Ford Motor Company today announced its 11th consecutive quarter of pre-tax profits, recording $2.3 billion in profits and $1.4 billion in income for the first quarter of 2012. Though impressive, those figures are down slightly compared to the first quarter of 2011, when Ford reported $2.6 billion in net income and $2.8 billion in pre-tax profits.
In concert with the strong earnings, Ford announced that it would offer a lump-sum pension payment to eligible employees. Available to about 900,000 salaried U.S. retirees and former employees, the lump-sum option would mean Ford no longer has any pension obligation to that employee. If taken, the payouts would start later this year and are funded by existing pension plan funds.
In the first quarter, Ford paid its first quarterly dividend since 2006, and announced that it also plans to pay a second-quarter dividend to shareholders this summer. Both dividends were valued at five cents per share.
Broken down by region, Ford's profit in North America was $2.1 billion, up from $1.8 billion in the first quarter of 2011. That's the highest quarterly profit for North America since Ford began reporting profit by region in 2000. Much of the profit increase was driven by higher industry-wide car sales, and higher transaction prices for new cars. Europe, however, suffered a loss of $149 million, as compared to a profit of $293 million last year. Ford attributes that to declining vehicle sales in Europe, spurred by continuing economic downturn, as well as reduced demand for car parts and accessories.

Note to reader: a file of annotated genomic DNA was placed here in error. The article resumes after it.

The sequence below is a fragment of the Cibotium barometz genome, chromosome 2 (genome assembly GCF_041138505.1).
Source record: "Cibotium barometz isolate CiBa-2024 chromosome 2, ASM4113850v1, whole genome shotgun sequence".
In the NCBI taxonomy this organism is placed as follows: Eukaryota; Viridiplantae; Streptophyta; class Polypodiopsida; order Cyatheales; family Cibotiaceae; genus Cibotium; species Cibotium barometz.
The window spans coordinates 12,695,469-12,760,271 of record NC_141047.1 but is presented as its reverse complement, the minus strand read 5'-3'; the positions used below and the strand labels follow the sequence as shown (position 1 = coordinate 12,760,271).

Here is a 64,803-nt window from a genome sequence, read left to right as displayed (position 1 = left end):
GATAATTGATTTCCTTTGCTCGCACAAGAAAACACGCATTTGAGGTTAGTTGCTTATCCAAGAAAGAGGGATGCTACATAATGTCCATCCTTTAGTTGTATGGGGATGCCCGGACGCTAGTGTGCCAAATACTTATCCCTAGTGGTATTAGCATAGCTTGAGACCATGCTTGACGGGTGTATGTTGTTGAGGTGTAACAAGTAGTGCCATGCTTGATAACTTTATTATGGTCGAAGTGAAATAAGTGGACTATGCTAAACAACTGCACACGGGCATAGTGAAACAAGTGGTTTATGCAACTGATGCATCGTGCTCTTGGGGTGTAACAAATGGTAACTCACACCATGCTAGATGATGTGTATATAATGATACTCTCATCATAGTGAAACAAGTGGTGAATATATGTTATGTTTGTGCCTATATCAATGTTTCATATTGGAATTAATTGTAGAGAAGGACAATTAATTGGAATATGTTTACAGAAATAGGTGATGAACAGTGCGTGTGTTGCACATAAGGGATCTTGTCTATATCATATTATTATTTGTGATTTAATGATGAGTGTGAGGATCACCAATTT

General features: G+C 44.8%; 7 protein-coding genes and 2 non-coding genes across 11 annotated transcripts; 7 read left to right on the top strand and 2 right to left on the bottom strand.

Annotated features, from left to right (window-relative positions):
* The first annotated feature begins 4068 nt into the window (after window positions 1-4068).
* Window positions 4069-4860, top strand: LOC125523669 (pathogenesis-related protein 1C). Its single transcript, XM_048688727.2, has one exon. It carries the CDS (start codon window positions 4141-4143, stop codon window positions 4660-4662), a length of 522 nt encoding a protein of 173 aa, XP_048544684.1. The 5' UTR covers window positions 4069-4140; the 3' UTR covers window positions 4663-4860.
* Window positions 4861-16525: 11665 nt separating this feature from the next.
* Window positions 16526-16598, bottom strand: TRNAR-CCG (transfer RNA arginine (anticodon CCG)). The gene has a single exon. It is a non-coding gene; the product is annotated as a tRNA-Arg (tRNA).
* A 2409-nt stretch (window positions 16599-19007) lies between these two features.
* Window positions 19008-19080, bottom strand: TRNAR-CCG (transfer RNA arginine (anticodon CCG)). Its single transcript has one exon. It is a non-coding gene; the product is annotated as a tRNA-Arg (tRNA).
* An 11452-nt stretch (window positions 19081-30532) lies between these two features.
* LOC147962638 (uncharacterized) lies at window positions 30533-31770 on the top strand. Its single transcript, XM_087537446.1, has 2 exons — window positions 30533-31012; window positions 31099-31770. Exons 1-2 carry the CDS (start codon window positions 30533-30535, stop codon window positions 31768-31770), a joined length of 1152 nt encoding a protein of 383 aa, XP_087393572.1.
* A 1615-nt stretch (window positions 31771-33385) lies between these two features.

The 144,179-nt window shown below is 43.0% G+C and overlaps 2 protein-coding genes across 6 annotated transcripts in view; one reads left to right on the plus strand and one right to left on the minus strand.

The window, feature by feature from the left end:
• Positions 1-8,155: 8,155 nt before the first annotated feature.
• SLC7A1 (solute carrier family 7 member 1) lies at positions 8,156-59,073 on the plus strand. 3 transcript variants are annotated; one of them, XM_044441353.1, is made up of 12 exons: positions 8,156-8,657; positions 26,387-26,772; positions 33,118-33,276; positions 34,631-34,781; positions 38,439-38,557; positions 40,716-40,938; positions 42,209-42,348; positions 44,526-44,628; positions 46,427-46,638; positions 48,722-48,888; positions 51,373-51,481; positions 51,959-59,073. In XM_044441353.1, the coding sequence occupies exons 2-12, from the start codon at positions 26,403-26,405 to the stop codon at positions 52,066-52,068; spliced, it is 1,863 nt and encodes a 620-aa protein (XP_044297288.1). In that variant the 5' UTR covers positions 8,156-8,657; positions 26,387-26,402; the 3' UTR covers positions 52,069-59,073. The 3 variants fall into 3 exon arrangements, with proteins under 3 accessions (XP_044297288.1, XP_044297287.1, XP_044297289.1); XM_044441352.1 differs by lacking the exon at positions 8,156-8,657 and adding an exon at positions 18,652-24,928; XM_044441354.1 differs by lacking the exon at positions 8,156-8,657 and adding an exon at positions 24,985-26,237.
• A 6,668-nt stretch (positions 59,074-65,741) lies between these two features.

Ford says it predicts that the U.S. market will sell between 14.5 and 15 million cars this year, but Ford's market share may drop compared to 2011 because the company's production capacity may lag behind actual vehicle demand. Operating profits in the second half of this year are expected to be higher than in the first two quarters as new vehicles launch and Ford increases production capacity.